The Gangaur of Jaipur is famous in all over the world. In Jaipur, a sweet dish called a ghewar is characteristic of the Gangaur festival. People buy ghewar to eat and distribute it among their friends and relatives. A procession, with the image of Gauri, commences from the Zanani-Deodhi of the City Palace. It then passes through Tripolia Bazaar, Chhoti Chaupar, Gangauri Bazaar, Chaugan stadium and finally converge near the Talkatora. People from all walks of life come to witness the procession.
Teej is the festival of swings. It marks the advent of the monsoon month of Shravan (August). The monsoon rains fall on the parched land and the pleasing scent of the wet soil rises into the air. Swings are hung from trees and women dressed in green clothes sing songs in celebration of the advent of the monsoon. This festival is dedicated to the Goddess Parvati, commemorating her union with Lord Shiva. Goddess Parvati is worshipped by seekers of conjugal bliss and happiness. An elaborate procession is taken out in Jaipur for two consecutive days on the festive occasion which is watched by people in large numbers. The Teej idol is covered with a canopy whereas the Gangaur idol is open. The traditional “ghevar” sweet is also associated with the festival.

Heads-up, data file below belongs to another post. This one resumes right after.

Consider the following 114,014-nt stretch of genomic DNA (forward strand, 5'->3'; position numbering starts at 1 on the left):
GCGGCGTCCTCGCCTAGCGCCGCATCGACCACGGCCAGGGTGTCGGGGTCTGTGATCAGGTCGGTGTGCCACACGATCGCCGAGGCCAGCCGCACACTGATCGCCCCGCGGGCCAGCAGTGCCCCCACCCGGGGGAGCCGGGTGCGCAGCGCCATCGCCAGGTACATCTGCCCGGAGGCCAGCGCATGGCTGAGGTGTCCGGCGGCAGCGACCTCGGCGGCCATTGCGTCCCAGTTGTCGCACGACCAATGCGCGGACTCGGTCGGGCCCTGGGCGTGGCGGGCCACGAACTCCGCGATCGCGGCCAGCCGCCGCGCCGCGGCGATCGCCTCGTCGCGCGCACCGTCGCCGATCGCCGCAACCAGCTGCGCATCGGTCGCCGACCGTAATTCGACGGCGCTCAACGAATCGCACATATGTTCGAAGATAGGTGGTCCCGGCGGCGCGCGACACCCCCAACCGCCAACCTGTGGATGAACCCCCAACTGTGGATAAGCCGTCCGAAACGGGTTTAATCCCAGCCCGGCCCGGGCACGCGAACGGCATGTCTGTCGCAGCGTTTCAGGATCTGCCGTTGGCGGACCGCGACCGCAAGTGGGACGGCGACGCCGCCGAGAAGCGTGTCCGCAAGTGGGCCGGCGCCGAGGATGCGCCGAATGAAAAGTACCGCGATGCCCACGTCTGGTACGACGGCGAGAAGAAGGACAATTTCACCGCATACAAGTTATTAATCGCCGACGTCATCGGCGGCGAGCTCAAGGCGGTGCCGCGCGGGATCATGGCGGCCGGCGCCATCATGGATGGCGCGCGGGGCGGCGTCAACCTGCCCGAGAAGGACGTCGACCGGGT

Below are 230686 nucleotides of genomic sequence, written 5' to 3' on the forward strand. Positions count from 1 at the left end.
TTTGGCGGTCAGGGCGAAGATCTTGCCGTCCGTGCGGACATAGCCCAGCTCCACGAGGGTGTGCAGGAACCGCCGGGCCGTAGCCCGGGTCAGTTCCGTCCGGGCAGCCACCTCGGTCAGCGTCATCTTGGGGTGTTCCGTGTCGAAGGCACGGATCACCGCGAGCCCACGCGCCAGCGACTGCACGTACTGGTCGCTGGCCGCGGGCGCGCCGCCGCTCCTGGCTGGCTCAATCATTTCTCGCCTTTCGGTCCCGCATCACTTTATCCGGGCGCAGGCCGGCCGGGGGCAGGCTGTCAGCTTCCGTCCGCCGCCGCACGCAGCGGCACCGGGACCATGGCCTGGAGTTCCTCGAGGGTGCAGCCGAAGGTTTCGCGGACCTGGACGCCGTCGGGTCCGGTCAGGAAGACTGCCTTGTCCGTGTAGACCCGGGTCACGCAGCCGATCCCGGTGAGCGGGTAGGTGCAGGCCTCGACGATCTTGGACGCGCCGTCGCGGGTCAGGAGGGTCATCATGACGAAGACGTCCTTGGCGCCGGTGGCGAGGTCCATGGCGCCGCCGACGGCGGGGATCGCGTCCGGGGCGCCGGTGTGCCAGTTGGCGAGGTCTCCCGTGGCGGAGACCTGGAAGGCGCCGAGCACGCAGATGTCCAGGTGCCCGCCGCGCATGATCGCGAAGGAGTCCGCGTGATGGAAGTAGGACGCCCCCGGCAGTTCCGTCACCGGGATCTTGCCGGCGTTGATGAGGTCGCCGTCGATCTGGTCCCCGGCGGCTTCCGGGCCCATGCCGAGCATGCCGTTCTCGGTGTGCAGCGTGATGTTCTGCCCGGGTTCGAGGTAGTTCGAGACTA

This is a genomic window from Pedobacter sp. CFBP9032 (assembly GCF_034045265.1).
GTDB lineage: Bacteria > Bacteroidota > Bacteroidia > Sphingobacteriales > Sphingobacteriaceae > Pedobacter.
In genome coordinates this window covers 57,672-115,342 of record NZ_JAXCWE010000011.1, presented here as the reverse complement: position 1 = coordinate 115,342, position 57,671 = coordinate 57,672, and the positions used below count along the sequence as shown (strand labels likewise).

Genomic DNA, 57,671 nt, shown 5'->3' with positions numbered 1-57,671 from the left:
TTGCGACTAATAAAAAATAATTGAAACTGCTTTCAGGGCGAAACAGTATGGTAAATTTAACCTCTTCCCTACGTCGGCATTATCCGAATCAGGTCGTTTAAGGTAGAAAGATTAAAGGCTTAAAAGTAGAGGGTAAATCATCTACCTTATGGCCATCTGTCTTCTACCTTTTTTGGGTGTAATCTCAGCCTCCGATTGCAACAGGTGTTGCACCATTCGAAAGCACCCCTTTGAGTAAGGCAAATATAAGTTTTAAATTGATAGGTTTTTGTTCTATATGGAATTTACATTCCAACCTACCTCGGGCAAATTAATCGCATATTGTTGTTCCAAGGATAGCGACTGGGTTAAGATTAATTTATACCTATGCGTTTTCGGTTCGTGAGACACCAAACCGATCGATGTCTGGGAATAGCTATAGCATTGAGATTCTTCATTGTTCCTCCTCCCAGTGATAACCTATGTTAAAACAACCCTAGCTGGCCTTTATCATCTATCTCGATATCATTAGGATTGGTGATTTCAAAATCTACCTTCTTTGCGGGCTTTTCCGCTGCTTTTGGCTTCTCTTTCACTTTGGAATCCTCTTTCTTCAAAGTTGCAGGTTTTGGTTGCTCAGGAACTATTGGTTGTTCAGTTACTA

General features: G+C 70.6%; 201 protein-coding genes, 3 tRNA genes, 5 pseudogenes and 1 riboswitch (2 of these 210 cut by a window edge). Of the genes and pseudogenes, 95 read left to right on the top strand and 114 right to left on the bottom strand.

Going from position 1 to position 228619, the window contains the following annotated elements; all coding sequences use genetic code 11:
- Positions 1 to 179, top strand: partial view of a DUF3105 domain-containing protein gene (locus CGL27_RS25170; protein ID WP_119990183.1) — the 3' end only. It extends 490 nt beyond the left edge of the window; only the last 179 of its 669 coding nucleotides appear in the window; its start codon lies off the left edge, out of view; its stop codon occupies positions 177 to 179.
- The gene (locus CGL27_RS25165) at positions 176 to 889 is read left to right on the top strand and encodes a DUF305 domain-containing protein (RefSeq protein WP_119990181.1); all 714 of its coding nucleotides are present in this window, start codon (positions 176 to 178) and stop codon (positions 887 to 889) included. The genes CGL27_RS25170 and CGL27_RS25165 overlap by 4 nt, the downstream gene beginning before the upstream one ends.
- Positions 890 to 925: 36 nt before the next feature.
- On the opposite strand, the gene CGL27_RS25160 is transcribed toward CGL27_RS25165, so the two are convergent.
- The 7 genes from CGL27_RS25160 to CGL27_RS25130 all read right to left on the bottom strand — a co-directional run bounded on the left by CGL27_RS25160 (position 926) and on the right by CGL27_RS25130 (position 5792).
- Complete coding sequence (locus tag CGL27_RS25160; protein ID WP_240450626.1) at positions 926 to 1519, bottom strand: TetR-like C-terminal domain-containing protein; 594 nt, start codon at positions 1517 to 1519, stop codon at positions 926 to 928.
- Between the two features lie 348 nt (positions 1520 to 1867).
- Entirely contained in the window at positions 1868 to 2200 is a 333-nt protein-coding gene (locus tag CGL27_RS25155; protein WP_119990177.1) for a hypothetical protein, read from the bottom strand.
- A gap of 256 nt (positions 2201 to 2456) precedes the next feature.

- Pushkar Fair
The Pushkar Fair, or Pushkar ka Mela, is the annual five-day camel and livestock fair, held in the town of Pushkar near Ajmer city. It is one of the world’s largest camel fairs, and apart from buying and selling of livestock it has become an important tourist attraction and its highlights have become competitions such as the “matka phod“, “longest moustache”, and “bridal competition” are the main draws for this fair which attracts thousands of tourists. In recent years the fair has also included an exhibition cricket match between the local Pushkar club and a team of random foreign tourists.
Thousands of people go to the banks of the Pushkar Lake where the fair takes place. Men buy and sell their livestock, which includes camels, cows, sheep and goats. The women go to the stalls, full of bracelets, clothes, textiles and fabrics. A camel race starts off the festival, with music, songs and exhibitions to follow.
It is celebrated for five days from the Kartik ekadashi to Kartik Poornima, the full moon day (the 15th) of Kartik (October–November) in the Hindu calendar. The full moon day is the main day and the day, according to legend, when the Hindu god Brahma sprung up the Pushkar Lake, thus numerous people swim in its sacred waters. For the year 2014 it will be celebrated on October 31-November 6.
- Urs Festival, Ajmer